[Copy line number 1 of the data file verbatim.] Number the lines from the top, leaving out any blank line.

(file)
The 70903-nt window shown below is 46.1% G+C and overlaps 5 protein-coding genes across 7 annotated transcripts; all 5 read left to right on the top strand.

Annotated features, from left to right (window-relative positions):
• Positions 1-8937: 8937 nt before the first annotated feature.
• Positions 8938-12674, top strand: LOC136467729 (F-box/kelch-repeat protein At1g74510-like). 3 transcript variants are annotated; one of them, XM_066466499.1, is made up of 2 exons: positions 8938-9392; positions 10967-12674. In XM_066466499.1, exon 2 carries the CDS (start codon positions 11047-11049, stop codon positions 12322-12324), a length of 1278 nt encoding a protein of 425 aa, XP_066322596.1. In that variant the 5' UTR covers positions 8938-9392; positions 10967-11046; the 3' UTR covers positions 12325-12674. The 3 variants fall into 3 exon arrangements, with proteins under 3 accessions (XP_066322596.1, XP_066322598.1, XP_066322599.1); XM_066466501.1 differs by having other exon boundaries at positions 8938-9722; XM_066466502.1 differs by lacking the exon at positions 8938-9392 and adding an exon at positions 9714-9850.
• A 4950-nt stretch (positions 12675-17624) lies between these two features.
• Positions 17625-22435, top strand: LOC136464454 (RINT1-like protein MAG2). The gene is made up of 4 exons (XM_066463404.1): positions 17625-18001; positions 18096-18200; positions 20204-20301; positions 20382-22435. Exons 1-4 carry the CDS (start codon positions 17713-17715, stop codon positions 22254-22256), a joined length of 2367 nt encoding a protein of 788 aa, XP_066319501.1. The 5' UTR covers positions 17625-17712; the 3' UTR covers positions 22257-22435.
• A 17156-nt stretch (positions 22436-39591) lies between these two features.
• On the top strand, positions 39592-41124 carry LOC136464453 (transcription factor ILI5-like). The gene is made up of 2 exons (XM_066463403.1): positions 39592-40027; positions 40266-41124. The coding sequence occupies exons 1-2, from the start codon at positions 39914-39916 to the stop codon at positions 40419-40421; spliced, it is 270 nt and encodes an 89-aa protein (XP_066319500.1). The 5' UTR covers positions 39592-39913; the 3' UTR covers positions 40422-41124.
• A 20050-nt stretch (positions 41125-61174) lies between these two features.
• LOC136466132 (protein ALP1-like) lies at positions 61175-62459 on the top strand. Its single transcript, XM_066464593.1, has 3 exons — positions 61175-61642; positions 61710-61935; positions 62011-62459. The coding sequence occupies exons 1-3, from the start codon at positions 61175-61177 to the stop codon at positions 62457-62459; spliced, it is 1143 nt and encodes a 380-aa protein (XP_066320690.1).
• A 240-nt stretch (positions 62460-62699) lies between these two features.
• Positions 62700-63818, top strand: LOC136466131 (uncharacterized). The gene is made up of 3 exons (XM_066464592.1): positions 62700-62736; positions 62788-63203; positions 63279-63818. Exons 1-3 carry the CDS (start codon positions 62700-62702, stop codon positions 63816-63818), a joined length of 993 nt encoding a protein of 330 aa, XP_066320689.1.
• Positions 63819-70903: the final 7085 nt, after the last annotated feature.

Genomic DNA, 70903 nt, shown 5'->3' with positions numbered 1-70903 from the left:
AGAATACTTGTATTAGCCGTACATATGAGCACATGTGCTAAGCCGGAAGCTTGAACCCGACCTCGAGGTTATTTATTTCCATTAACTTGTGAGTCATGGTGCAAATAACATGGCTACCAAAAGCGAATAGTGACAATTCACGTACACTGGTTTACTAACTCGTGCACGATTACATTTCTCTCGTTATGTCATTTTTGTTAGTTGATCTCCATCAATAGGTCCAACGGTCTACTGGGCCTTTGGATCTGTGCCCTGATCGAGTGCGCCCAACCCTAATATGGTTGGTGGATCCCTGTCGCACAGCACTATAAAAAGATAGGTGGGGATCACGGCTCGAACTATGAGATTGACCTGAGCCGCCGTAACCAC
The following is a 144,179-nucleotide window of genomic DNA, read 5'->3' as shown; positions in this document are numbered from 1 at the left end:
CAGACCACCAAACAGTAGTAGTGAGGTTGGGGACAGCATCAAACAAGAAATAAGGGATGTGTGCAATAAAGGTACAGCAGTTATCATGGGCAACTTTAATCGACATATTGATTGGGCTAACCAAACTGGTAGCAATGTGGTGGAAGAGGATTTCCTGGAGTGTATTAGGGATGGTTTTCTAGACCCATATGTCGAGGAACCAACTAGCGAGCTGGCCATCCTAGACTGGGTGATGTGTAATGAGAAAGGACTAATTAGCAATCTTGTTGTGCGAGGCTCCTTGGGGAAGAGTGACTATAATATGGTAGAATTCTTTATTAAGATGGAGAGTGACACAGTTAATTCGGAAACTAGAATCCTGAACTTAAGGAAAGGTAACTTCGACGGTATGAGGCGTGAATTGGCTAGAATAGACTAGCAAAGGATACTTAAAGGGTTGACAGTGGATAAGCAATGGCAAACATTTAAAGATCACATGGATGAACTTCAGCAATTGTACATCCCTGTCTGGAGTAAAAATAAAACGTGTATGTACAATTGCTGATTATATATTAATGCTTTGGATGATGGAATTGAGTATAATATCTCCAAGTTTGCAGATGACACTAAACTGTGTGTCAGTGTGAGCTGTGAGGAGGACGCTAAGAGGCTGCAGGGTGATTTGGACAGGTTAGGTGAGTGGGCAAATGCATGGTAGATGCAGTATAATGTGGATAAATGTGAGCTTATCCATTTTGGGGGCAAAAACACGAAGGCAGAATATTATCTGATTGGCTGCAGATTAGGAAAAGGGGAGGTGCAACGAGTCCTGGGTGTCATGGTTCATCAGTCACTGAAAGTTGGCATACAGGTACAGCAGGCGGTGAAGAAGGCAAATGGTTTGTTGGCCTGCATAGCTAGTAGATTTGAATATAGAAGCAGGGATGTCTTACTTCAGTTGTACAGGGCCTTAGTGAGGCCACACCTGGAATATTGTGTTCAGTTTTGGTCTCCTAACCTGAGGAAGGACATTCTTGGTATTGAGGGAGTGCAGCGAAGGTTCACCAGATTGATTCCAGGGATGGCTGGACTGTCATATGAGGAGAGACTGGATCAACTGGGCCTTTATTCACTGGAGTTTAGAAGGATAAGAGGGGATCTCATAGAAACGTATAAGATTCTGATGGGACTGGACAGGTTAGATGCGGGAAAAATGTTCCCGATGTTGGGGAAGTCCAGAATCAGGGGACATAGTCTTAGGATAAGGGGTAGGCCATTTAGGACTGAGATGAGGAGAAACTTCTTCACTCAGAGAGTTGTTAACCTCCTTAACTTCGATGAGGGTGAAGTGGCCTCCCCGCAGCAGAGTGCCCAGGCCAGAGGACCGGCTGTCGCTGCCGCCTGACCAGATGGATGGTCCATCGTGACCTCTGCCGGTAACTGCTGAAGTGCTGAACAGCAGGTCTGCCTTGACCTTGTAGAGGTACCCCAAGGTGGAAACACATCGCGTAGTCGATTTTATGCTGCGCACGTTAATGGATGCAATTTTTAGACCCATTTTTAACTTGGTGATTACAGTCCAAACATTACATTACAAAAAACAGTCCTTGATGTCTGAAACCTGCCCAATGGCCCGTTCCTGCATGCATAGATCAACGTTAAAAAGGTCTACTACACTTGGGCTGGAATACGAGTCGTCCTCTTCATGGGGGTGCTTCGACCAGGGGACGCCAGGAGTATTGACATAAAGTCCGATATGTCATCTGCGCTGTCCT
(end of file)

The 70903-nt window shown below is 46.1% G+C and overlaps 5 protein-coding genes across 7 annotated transcripts; all 5 read left to right on the top strand.